President Donald Trump’s former national security adviser, Michael Flynn, told a former business partner that economic sanctions against Russia would be “ripped up” as soon as Donald Trump took office, according to an anonymous whistleblower.
The revelation is the latest evidence suggesting the Trump campaign may have agreed to help Russia in exchange for Russia’s help getting Trump elected president, experts say.
Special counsel Robert Mueller had already secured Flynn's cooperation in his investigation into whether the Trump campaign colluded with Russia to influence the outcome of the 2016 presidential election, and Wednesday's revelation provides the public with new evidence that will embolden Trump critics, experts say.
“It won’t come as a surprise to the special counsel, but it reveals to the public that there was something in the nature of an exchange or quid pro quo,” Lisa Griffin, a law professor at Duke University, told Newsweek.
“There are at least four potential avenues of criminality that the special counsel and others are exploring, and this provides more circumstantial evidence. This might be relevant to the possibility of a bribery case, or assistance with the campaign that was done in exchange for what the Russian’s want most, the easing of sanctions,” Griffin continued.
Flynn, who pleaded guilty last week to lying to the FBI about his contacts with foreign entities, including speaking with the former Russian ambassador about U.S. sanctions, is known to have maintained close business ties with people in Russia and Turkey.
According to the whistleblower, Flynn also wanted U.S. sanctions against Russia to be lifted in order to complete an international energy project he was working on. The whistleblower said Flynn texted his former business associate on the day of Trump’s inauguration to say that the project was “good to go.”
The information was given to Representative Elijah Cummings of Maryland, the top Democrat on the House Oversight Committee, who published an open letter on Wednesday to the committee chairman Trey Gowdy explaining the revelations.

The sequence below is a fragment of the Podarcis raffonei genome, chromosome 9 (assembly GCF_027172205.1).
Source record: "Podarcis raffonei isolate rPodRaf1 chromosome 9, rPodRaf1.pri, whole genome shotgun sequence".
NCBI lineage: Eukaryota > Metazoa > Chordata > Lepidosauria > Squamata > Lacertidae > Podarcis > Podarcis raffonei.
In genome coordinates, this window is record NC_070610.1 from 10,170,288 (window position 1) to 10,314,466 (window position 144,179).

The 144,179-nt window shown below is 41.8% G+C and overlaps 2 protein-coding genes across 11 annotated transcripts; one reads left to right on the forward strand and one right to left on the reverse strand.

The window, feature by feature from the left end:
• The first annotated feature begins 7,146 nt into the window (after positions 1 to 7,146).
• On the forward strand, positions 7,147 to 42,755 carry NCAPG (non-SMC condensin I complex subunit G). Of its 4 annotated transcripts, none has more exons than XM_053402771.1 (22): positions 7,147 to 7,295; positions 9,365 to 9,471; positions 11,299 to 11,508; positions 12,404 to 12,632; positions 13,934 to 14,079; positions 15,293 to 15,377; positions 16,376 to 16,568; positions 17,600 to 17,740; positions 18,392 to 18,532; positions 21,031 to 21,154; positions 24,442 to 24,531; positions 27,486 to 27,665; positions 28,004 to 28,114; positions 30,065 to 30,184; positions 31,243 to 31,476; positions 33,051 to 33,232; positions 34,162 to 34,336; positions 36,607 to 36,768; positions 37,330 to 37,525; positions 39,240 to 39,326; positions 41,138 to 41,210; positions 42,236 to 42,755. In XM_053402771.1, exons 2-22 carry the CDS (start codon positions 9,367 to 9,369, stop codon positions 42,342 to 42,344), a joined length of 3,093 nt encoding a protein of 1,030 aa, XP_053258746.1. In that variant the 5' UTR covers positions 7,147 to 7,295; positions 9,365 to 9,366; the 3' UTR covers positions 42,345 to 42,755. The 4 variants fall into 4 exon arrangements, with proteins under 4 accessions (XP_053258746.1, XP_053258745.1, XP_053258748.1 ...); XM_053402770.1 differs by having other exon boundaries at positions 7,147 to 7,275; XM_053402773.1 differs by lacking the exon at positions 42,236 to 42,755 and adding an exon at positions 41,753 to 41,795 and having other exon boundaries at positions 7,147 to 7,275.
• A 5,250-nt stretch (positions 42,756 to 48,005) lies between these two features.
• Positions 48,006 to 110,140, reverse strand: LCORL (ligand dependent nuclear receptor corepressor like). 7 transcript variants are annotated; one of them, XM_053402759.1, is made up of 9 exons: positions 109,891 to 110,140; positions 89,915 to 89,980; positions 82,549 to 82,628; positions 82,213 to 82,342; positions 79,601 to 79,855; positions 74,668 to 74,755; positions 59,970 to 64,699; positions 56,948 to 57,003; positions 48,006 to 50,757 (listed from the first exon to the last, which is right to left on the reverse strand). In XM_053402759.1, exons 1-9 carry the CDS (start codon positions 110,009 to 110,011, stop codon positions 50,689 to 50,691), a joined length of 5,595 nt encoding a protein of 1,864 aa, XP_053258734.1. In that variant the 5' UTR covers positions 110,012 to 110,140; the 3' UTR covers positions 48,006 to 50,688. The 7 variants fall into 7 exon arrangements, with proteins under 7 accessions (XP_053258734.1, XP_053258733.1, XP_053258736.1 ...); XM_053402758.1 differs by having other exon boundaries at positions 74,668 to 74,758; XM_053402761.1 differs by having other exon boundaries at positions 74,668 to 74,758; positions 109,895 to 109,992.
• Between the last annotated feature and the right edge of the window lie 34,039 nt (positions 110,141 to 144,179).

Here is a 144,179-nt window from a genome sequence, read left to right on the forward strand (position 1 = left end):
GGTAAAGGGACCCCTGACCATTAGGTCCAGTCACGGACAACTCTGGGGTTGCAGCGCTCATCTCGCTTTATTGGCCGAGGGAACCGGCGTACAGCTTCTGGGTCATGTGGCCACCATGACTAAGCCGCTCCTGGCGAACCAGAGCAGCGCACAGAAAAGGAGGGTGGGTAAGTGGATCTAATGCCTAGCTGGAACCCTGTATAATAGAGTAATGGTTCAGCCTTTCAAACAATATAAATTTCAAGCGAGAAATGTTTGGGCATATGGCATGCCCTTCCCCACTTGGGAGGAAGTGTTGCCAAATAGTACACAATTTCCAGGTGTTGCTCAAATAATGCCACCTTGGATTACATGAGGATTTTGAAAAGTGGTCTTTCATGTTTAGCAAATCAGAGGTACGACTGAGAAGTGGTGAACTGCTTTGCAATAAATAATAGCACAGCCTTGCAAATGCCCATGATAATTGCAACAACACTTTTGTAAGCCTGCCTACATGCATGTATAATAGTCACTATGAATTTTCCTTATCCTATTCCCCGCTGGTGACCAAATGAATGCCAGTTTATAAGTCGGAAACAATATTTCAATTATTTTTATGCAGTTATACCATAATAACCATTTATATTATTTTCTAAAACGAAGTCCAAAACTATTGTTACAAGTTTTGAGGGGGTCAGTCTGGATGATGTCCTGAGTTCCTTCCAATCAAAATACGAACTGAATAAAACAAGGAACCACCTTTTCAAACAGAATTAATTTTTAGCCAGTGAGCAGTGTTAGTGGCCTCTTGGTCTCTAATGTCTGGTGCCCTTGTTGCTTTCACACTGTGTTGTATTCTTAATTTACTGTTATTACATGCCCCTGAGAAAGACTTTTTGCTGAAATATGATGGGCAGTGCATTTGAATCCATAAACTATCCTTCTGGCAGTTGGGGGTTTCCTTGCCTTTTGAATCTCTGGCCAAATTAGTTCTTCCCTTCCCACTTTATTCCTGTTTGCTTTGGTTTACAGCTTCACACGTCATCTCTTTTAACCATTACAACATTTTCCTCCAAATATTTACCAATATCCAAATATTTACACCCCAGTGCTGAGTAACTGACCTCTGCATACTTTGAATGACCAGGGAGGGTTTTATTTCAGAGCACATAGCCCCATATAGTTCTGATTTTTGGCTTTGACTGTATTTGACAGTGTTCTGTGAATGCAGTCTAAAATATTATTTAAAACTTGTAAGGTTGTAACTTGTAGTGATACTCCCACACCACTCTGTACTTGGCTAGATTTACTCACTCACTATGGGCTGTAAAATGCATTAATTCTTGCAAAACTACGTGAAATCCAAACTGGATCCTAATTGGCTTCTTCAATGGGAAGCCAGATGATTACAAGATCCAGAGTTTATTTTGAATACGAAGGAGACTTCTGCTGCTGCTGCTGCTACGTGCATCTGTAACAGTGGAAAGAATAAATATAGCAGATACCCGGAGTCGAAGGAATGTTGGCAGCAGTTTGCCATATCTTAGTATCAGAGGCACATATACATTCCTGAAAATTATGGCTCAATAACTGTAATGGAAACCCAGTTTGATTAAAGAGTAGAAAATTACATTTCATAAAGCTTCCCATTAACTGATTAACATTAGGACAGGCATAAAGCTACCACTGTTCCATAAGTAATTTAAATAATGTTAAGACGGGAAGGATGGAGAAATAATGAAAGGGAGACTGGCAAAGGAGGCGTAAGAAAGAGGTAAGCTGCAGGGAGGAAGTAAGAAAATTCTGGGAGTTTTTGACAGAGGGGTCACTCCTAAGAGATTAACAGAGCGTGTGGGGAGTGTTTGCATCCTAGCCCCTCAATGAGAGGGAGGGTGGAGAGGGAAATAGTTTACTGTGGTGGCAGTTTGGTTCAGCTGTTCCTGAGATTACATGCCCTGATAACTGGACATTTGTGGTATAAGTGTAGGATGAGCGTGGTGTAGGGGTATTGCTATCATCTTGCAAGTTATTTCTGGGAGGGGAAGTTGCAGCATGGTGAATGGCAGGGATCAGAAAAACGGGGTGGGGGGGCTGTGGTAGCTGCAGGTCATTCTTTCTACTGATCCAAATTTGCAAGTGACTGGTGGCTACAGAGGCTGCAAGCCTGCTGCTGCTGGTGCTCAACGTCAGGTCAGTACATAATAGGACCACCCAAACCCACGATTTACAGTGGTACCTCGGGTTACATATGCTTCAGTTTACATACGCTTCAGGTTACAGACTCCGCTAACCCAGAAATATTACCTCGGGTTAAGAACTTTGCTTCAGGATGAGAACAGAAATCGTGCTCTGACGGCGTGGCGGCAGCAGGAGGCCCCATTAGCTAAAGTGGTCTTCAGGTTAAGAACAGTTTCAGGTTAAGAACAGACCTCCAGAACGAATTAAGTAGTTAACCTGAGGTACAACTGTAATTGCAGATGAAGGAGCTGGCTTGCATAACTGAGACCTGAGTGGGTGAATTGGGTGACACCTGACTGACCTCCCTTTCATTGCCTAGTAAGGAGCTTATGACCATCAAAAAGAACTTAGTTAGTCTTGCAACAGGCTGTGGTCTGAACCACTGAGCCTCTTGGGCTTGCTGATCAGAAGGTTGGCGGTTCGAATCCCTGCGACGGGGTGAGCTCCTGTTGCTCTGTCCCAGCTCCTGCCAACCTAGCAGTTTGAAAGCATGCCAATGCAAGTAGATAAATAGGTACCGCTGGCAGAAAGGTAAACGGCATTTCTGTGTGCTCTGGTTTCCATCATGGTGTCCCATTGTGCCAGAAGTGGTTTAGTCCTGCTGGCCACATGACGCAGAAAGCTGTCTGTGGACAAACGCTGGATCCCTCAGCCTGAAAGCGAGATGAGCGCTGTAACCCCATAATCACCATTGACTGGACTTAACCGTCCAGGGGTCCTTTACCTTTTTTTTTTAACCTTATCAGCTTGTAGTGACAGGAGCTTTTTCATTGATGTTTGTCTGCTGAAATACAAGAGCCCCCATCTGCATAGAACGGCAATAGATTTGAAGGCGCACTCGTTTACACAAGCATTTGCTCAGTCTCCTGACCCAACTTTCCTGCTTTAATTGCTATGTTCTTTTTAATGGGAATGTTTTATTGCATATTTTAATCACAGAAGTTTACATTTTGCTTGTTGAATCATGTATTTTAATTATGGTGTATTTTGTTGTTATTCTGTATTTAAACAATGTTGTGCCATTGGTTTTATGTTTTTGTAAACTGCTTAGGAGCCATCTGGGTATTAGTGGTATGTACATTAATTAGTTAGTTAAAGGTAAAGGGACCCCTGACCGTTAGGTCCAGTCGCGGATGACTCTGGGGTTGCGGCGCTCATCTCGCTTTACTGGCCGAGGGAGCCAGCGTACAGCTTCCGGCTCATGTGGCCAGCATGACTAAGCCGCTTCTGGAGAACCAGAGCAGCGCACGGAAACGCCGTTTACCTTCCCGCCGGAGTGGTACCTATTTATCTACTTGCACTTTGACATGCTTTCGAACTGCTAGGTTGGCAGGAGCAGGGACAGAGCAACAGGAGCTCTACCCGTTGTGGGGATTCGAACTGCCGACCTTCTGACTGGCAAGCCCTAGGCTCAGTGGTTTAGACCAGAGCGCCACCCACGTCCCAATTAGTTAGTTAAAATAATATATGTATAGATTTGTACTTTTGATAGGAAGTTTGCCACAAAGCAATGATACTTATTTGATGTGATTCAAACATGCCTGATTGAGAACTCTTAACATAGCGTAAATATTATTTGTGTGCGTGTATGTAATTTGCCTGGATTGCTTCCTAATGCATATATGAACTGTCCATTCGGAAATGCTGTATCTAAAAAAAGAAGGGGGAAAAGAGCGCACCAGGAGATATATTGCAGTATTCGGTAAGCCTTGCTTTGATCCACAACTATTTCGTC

“General Michael Flynn—within minutes of Donald Trump being sworn in as president—was communicating directly with his former business colleagues about their plans to work with Russia to build nuclear reactors in the Middle East,” the letter reads.
"Our committee has credible allegations that President Trump's national security advisor sought to manipulate the course of international nuclear policy for the financial gain of his former business partners,” Cummings continued. “These grave allegations compel a full, credible and bipartisan congressional investigation.”
The revelation is one of the strongest pieces of evidence to date that the Trump administration wanted to cancel U.S. sanctions against Russia, and sheds light on why Flynn originally lied about his conversation with the Russian ambassador, experts say.
“This just confirms the materiality of Flynn’s lies about what happened during the elections. This confirms that there is a quid pro quo for Russian help with winning the elections,” Nick Akerman, an assistant special prosecutor during the Watergate investigation, told Newsweek.
The whistleblower first approached Cummings after Newsweek published an account of Flynn's role in pursuing a joint U.S.-Russian plan to build nuclear power plants in the Middle East, according to the letter.
Cummings allegedly chose not to go public with the information because Mueller asked him to delay acting on it until the special counsel completed the investigation. Cummings decided to go public with the information after Flynn agreed to cooperate with Mueller.
President Obama first imposed economic sanctions on Russia in 2014, after Russia annexed Crimea and began supporting separatists in eastern Ukraine. New sanctions were levied in December 2016 to punish Russia for its attempts to disrupt the elections.
Russia directly lobbied the Trump campaign during the elections, sending a Russian lawyer to meet with Donald Trump Jr. and Trump’s son-in-law Jared Kushner to discuss lifting sanctions.
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